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Your Clients’ Burning Desires! (How to Find Them)

Jordan Jellblottom, CEO of Jellmotion, has your proposal. In fact, Jordan’s had your proposal for about eight weeks. Even though you were told the project is high priority, Jordan’s not responding to your emails or phone calls. No signed project. No polite rejection either. Nothing. Why? 


I’ve often said that a proposal collecting dust, unsigned on a prospect’s desk indicates a lack of Want. Jordan feels insufficient urgency and desire. You didn’t surface the burning, emotional driver that overcomes a prospect’s natural resistance to hiring you (or any consultant).

But, as a consultant asked me recently, how do you figure out the emotional driver(s)?

Good question!

It took me a decade to figure this out. (Because I’m numbers-oriented, logic-leaning, and quick to bury my head in chocolate when emotional topics appear.) You can learn it in minutes.

Incorporate two, easy-to-implement techniques into your Context Discussions, and you’ll be awash in emotional information. You’ll laugh, you’ll cry, it’ll be better than Cats.


Technique #1: Push Back

You can do this at any stage of the Context Discussion, and I recommend pushing back multiple times. It sounds like this:

“I hear this is important, but is it really? You must have much bigger priorities on your plate.” Or,

“I get that the jell vs. goop issue has to be solved… but why now? Why not let it wait?” Or,

“Okay, but what’s the impact if you don’t do this?”

Then Jordan says, “If I don’t get this done ASAP, the board’s going to crucify me.” Bingo! Jordan’s anxiety is now clear. You could even force the issue again:

“Really? What’s the worst that the Board could do?”

When you question your prospect’s rationale, the emotional drivers start to bubble up. More challenging leads to more emotion. Just don’t push so hard the predominant emotion is anger at you!

Technique #2: The Routine, Personal Question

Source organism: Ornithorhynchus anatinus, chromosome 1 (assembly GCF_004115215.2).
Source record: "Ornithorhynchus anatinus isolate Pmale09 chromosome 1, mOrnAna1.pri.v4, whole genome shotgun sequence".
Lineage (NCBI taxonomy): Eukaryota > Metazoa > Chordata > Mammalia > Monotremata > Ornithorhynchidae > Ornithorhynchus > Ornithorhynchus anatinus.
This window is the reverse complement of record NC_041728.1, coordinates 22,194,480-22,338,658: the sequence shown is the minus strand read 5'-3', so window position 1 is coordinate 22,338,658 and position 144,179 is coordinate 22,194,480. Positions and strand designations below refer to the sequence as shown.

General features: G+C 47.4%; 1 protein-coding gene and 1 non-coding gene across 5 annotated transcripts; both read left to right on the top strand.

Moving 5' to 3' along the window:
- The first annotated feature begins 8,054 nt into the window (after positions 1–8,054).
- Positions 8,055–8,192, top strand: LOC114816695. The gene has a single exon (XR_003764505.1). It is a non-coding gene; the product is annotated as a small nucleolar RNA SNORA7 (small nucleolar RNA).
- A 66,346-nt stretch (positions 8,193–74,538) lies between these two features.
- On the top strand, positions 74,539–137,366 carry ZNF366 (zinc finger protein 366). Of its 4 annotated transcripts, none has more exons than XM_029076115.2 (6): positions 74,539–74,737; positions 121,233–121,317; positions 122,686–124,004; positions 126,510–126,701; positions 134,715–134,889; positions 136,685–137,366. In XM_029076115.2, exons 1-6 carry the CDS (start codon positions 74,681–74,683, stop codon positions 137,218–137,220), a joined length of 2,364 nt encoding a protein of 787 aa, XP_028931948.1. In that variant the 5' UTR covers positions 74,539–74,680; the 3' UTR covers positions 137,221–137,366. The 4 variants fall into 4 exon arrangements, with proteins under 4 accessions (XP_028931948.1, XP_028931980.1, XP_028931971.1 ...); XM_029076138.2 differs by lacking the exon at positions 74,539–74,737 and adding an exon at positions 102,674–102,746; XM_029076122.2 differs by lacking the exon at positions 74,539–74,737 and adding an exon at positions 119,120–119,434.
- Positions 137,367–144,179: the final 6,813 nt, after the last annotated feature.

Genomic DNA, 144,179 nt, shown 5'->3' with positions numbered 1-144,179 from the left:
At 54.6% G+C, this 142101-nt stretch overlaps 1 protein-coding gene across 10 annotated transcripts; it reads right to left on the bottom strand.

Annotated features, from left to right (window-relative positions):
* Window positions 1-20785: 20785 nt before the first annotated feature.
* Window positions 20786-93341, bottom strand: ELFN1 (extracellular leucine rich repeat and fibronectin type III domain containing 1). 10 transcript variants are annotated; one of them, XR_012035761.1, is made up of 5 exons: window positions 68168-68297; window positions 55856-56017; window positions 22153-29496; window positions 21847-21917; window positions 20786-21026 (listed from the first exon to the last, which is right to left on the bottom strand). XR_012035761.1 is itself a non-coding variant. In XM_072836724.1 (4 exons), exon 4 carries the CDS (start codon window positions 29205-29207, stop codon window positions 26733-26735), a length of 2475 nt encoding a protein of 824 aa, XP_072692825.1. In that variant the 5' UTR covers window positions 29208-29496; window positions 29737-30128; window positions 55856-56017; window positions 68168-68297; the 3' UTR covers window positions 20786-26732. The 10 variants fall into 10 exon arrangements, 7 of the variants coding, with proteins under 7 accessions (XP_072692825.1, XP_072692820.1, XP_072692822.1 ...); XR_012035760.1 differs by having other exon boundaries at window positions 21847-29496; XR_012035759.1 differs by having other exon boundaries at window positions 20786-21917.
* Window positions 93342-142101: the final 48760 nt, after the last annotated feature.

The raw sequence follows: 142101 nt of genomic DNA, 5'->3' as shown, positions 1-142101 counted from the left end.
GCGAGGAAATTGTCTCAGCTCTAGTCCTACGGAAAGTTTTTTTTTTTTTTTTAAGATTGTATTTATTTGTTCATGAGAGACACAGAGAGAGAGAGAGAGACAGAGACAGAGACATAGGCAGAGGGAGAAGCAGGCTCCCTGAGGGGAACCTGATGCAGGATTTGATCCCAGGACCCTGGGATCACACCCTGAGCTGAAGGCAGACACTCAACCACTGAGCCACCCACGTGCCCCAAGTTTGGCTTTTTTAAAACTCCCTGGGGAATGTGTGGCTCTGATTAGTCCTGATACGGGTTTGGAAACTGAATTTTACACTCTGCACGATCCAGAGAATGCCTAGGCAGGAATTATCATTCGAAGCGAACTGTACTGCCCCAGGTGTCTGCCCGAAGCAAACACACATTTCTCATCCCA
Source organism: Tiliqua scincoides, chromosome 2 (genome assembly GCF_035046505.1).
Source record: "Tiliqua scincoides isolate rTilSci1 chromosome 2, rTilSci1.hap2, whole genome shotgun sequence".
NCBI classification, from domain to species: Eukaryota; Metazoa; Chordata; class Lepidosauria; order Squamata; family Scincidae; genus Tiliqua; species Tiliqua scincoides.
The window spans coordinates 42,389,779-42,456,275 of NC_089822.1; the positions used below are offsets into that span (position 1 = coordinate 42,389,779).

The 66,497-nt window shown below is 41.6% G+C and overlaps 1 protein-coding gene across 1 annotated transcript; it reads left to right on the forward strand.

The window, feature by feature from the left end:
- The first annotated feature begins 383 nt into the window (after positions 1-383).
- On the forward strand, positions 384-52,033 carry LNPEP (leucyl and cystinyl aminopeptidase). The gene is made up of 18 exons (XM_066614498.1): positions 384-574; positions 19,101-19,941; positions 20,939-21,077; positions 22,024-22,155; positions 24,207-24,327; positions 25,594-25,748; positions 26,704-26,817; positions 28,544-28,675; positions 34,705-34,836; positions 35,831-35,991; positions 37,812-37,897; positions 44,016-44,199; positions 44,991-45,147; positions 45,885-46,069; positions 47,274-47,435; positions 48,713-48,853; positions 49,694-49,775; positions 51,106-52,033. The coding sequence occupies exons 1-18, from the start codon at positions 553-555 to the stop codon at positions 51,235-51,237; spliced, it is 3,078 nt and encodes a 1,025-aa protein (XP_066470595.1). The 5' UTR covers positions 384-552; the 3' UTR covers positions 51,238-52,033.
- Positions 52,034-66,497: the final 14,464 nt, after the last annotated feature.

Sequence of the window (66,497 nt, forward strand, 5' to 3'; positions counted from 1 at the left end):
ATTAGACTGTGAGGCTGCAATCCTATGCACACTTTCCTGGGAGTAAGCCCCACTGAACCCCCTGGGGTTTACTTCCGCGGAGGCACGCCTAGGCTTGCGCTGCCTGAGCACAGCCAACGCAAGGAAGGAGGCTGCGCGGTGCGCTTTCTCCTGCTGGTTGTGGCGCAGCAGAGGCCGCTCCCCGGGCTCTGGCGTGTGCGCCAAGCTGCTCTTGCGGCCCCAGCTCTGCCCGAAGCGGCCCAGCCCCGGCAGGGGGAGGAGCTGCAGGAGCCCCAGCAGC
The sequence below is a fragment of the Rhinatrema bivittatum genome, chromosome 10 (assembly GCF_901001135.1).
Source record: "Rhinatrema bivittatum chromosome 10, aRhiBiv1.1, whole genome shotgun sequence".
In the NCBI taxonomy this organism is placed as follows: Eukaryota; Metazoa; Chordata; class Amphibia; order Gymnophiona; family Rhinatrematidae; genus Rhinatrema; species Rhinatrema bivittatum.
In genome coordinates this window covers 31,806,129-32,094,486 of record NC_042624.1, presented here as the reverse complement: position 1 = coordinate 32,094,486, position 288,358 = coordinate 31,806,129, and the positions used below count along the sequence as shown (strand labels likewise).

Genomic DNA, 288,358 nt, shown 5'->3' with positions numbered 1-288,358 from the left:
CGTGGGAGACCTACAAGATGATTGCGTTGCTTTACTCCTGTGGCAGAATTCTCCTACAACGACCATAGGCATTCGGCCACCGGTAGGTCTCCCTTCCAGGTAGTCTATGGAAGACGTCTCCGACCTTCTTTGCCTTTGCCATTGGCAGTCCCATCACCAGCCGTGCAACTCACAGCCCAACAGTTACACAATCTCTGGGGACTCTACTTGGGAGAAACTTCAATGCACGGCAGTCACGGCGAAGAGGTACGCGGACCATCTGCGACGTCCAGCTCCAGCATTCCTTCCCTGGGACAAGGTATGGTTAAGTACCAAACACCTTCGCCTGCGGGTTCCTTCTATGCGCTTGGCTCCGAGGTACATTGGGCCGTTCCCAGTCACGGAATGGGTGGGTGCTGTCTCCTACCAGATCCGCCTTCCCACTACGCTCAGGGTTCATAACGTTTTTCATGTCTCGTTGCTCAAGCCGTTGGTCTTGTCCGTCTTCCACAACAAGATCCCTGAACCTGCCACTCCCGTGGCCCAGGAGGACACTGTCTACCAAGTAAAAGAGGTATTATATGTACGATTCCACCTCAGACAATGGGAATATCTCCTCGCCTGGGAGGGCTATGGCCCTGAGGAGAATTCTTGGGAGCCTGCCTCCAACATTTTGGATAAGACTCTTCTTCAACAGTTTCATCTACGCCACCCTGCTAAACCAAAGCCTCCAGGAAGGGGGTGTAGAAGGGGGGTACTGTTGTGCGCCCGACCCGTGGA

During the Value section of the Context Discussion, after you have walked through the questions that surface the rational value of the project (which may be quantitative, subjective or both), you ask the following question:

“What’s the value of this project to you, personally?” and/or

“How will this benefit you personally?”

Whoa! Aren’t those awfully personal questions, bordering on intimate? Don’t they require a deep, trusting relationship that you may not have established yet? Sorta. Not really.

Yes, the entire Context Discussion—particularly the Risks and Concerns section—is designed to build a safe, trusting environment. However, this technique doesn’t require a trusting relationship. The trick to soliciting personal, emotional drivers is making it routine.


When you’re uncomfortable asking a question, or if it seems like random, inappropriate probing, Jordan’s emotional walls will go up faster than the hackles on a frightened Chihuahua.

Conversely, when the question is obviously a routine part of your standard discovery process, the barriers fall away. Processes have boundaries. Standardized approaches are contained. And containment is essential for emotional comfort. Prospects who experience you asking sincere questions as part of a robust, purposeful approach, will answer with extraordinary candor.

Do you think you can use these techniques to help you surface your prospects’ burning, emotional drivers and close more projects faster? How else do you lock in on the emotional value? Share your thoughts in the comments section.

  1. Greg Reinecke
    June 29, 2016 at 7:14 am Reply

    David, this hits very close to home for me. I have a prospect that was blown away by my offering but I can’t seem to move her to the next step. I clearly haven’t uncovered the emotional drivers. I WILL be incorporating this process and make it routine! Will let you know what happens. Thanks!

    • David A. Fields
      June 29, 2016 at 10:38 am Reply

      Greg, assuming you’re dealing with the decision-maker, then either you’re missing the emotional driver or you haven’t uncovered an obstacle. Have you asked your prospect what it will take to get to the next step or what’s in the way?

      Let me know how it goes as you incorporate these techniques into your routine.

  2. Mary Drotar
    June 29, 2016 at 10:33 am Reply

    Hi David, great article again. Inactive proposals are a bigger issue during the summer months, especially when multiple decision-makers are involved. In fact, I had one yesterday, “Sorry, but my boss was on vacation for 2 weeks, and I’m leaving for a week when he gets back.” So, it is down for a total of 3 weeks… if not more.

    • David A. Fields
      June 29, 2016 at 10:43 am Reply

      Sounds like you’re dealing less with burning emotions and more with the burning sun! Sometimes timing issues are just that–timing. Board approval is required and the Board doesn’t meet for another 3 weeks, or R&D needs 4 more weeks of development time before they know they have a product worthy of developing a marketing plan, or the VP of Horticulture needs to sign off and he’s in Paris eating bon-bons.

      The question I’d have for you is: who’s the decision maker? If it’s the boss, then why does it matter when the subordinate goes on vacation? Are you submitting the proposal to the true decision maker and working it through with him/her?

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